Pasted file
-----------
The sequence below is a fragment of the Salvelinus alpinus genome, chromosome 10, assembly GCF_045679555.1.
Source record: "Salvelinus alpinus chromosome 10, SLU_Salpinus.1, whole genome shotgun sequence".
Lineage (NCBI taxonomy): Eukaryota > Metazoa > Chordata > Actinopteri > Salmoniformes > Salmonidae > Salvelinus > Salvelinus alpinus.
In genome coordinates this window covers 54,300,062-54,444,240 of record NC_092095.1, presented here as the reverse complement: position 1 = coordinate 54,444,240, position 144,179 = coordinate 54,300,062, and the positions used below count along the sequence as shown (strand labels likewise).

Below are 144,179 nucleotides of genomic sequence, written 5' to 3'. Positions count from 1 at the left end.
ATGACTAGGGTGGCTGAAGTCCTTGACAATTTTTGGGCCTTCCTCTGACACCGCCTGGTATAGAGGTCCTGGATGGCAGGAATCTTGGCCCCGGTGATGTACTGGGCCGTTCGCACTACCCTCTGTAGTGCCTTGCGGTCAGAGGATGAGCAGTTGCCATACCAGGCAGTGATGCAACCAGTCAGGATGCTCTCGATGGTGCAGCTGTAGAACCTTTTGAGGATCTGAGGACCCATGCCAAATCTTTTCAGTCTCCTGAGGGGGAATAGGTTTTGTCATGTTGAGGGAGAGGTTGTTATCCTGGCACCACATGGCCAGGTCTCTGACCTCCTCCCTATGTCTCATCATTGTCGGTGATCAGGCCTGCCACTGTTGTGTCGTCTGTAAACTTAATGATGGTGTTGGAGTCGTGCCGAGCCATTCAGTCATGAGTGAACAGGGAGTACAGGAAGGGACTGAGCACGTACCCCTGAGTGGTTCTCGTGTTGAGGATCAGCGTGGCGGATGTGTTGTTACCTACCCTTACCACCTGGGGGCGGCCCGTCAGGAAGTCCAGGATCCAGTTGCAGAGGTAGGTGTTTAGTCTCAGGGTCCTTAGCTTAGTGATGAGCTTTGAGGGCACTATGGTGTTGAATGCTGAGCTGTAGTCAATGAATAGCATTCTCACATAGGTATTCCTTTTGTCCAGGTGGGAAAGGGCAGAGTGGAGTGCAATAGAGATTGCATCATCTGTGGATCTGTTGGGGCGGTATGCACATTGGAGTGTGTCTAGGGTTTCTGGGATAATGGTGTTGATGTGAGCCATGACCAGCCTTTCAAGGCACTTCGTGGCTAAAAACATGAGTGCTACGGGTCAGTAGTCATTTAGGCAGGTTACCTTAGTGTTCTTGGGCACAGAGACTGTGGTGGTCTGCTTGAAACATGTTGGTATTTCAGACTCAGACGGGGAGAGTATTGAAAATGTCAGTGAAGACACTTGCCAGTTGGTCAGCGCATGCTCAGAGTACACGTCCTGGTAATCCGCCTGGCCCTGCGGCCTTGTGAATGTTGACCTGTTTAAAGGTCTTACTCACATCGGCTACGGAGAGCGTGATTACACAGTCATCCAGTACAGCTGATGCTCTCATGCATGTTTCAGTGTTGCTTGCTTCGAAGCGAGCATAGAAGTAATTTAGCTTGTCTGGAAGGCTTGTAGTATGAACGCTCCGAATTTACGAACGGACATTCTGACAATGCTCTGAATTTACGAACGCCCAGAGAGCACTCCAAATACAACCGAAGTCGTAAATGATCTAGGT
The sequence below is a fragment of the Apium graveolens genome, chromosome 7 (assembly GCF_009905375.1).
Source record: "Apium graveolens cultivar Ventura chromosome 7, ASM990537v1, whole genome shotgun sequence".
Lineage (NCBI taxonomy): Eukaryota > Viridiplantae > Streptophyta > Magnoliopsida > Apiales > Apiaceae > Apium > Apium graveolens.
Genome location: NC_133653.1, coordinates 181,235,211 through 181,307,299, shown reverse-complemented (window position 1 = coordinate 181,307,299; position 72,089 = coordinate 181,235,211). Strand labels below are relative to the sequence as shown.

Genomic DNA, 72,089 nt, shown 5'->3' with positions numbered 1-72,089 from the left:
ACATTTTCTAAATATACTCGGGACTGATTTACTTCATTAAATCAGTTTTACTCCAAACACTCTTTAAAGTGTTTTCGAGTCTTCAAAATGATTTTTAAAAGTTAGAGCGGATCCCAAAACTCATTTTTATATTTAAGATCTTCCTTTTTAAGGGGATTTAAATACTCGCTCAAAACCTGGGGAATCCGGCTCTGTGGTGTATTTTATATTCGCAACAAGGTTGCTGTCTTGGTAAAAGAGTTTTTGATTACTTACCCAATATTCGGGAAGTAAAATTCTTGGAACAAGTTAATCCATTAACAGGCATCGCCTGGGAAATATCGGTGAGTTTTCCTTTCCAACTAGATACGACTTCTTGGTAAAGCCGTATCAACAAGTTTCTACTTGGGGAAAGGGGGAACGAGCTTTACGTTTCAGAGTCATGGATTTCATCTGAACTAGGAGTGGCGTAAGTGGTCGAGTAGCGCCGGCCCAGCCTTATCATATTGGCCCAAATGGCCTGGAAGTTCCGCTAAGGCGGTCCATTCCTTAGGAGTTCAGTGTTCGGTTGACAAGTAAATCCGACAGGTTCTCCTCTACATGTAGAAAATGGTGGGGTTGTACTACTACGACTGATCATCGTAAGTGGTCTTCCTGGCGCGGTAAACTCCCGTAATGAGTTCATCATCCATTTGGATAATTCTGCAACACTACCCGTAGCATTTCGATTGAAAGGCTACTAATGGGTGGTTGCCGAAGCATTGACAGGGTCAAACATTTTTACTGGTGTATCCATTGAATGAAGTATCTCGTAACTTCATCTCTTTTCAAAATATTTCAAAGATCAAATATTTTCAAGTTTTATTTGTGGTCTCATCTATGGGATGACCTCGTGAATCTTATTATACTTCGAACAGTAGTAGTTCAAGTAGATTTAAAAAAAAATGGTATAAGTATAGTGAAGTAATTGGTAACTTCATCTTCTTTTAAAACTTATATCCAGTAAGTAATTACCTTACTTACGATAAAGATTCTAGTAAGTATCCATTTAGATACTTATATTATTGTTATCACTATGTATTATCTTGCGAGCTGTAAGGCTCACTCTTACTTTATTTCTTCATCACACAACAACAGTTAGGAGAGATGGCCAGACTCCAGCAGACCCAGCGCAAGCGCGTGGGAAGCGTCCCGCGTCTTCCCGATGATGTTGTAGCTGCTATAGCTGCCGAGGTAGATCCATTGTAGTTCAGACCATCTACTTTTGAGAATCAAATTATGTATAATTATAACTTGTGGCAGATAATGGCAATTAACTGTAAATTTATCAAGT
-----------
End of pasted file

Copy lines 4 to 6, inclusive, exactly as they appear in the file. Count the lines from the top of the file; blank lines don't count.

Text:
In genome coordinates this window covers 54,300,062-54,444,240 of record NC_092095.1, presented here as the reverse complement: position 1 = coordinate 54,444,240, position 144,179 = coordinate 54,300,062, and the positions used below count along the sequence as shown (strand labels likewise).

Below are 144,179 nucleotides of genomic sequence, written 5' to 3'. Positions count from 1 at the left end.
ATGACTAGGGTGGCTGAAGTCCTTGACAATTTTTGGGCCTTCCTCTGACACCGCCTGGTATAGAGGTCCTGGATGGCAGGAATCTTGGCCCCGGTGATGTACTGGGCCGTTCGCACTACCCTCTGTAGTGCCTTGCGGTCAGAGGATGAGCAGTTGCCATACCAGGCAGTGATGCAACCAGTCAGGATGCTCTCGATGGTGCAGCTGTAGAACCTTTTGAGGATCTGAGGACCCATGCCAAATCTTTTCAGTCTCCTGAGGGGGAATAGGTTTTGTCATGTTGAGGGAGAGGTTGTTATCCTGGCACCACATGGCCAGGTCTCTGACCTCCTCCCTATGTCTCATCATTGTCGGTGATCAGGCCTGCCACTGTTGTGTCGTCTGTAAACTTAATGATGGTGTTGGAGTCGTGCCGAGCCATTCAGTCATGAGTGAACAGGGAGTACAGGAAGGGACTGAGCACGTACCCCTGAGTGGTTCTCGTGTTGAGGATCAGCGTGGCGGATGTGTTGTTACCTACCCTTACCACCTGGGGGCGGCCCGTCAGGAAGTCCAGGATCCAGTTGCAGAGGTAGGTGTTTAGTCTCAGGGTCCTTAGCTTAGTGATGAGCTTTGAGGGCACTATGGTGTTGAATGCTGAGCTGTAGTCAATGAATAGCATTCTCACATAGGTATTCCTTTTGTCCAGGTGGGAAAGGGCAGAGTGGAGTGCAATAGAGATTGCATCATCTGTGGATCTGTTGGGGCGGTATGCACATTGGAGTGTGTCTAGGGTTTCTGGGATAATGGTGTTGATGTGAGCCATGACCAGCCTTTCAAGGCACTTCGTGGCTAAAAACATGAGTGCTACGGGTCAGTAGTCATTTAGGCAGGTTACCTTAGTGTTCTTGGGCACAGAGACTGTGGTGGTCTGCTTGAAACATGTTGGTATTTCAGACTCAGACGGGGAGAGTATTGAAAATGTCAGTGAAGACACTTGCCAGTTGGTCAGCGCATGCTCAGAGTACACGTCCTGGTAATCCGCCTGGCCCTGCGGCCTTGTGAATGTTGACCTGTTTAAAGGTCTTACTCACATCGGCTACGGAGAGCGTGATTACACAGTCATCCAGTACAGCTGATGCTCTCATGCATGTTTCAGTGTTGCTTGCTTCGAAGCGAGCATAGAAGTAATTTAGCTTGTCTGGAAGGCTTGTAGTATGAACGCTCCGAATTTACGAACGGACATTCTGACAATGCTCTGAATTTACGAACGCCCAGAGAGCACTCCAAATACAACCGAAGTCGTAAATGATCTAGGT